Based on the Day 28 efficacy results of these studies, AS&AQ would be suitable according to WHO standards as a potential alternative treatment for P. falciparum malaria in Angola, Burkina Faso, and Mali, where the current first line is AL. AS&AQ satisfied the criteria for continued use in some of the countries where is the current first-line treatment (Cameroon, Guinea, Madagascar, Gabon, Senegal, and Zanzibar), but AS&AQ would not qualify in some sites in Sierra Leone, Congo, DRC, North and South Sudan, Rwanda, Kenya, Uganda. However, where the AS&AQ efficacy PCR-adjusted was <90%, and the one of the comparators was >90%, the comparator groups were never significantly superior to AS&AQ whether in Congo (AL), Rwanda (DP), or Uganda (AS+SP).
This multi-centre analysis provides also interesting information on malaria and response to treatment. It confirms that children under 5 years of age are particularly vulnerable, as they are more likely to have on presentation higher baseline parasitaemia, be anaemic and carry gametocytes, and have a higher risk of failure compared to older children for all treatments evaluated, consistent with a lack of malaria-acquired immunity .
Being young and anaemic increases the risk for antimalarial treatment to fail to clear parasites and to be reinfected after clearing the current infection, suggesting a relationship between anaemia and transmission intensity, and between anaemia and susceptibility to infection. Conversely, young age alone predicts recrudescence after initial clearance.
Young children are a major reservoir of gametocytes and hence the engine of malaria transmission. Gametocyte carriage is highest when asexual parasitaemia is low.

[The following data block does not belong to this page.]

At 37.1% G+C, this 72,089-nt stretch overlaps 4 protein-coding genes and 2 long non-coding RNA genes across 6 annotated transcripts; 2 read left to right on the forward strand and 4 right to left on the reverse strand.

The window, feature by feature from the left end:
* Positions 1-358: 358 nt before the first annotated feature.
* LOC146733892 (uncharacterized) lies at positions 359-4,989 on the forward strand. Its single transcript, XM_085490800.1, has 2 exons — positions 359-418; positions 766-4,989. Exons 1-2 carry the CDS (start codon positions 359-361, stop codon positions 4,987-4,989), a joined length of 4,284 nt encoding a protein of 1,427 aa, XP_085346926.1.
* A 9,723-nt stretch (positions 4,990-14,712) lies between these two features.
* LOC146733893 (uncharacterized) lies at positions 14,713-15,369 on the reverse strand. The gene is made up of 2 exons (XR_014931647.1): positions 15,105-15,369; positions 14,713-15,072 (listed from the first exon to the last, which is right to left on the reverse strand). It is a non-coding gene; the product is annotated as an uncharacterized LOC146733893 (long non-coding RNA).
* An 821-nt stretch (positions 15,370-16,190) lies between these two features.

Fever clearance was fast with AS&AQ, similar to other forms of ACT and AQ+SP, but faster than AL, and other non-ACT. Parasite clearance was fast with AS&AQ, generally faster than non-ACT and similar to other forms of ACT.
The presence of gametocytes on admission ranged from 0 to ~50% across the studies, and was related to young age and low asexual parasitaemia. The cumulative risk of gametocytes appearing post-treatment was ~20% with 36 PGW carriage per 1000 weeks of follow-up. The gametocyte clearance time in AS&AQ groups was the same (median 14 days) whether patients presented with gametocytes or developed gametocytaemia thereafter, but the peak distributions of time to clearance were Day 2 and Day 14, respectively. Compared to AS&AQ, the risk of appearance of gametocytes was higher and the carriage duration was longer with the non-ACTs and AS+SP, but lower with DP and AL in one Ugandan site, consistent with their better efficacy against asexual parasites.
Endemic countries are faced with the challenge of identifying the treatment(s) best adapted to their needs. To inform decisions, both locally generated data and more general information are needed. Systematic reviews and meta-analyses are useful to summarize evidence and assist policy makers. Pooling individual patient data offers advantages over aggregate patient data meta-analysis because it allows standardizing patient attrition and analyses. Each study can then be re-analysed based on common criteria for efficacy and safety and different drug regimens can be combined and compared. Data can also be combined and analysed together while stratifying by site. Efficacy analyses can be done on modified intent-to-treat basis of all randomized patients and use Kaplan-Meier product-limit estimates of time to event. This is now the preferred analytical method for anti-malarial drug efficacy trials .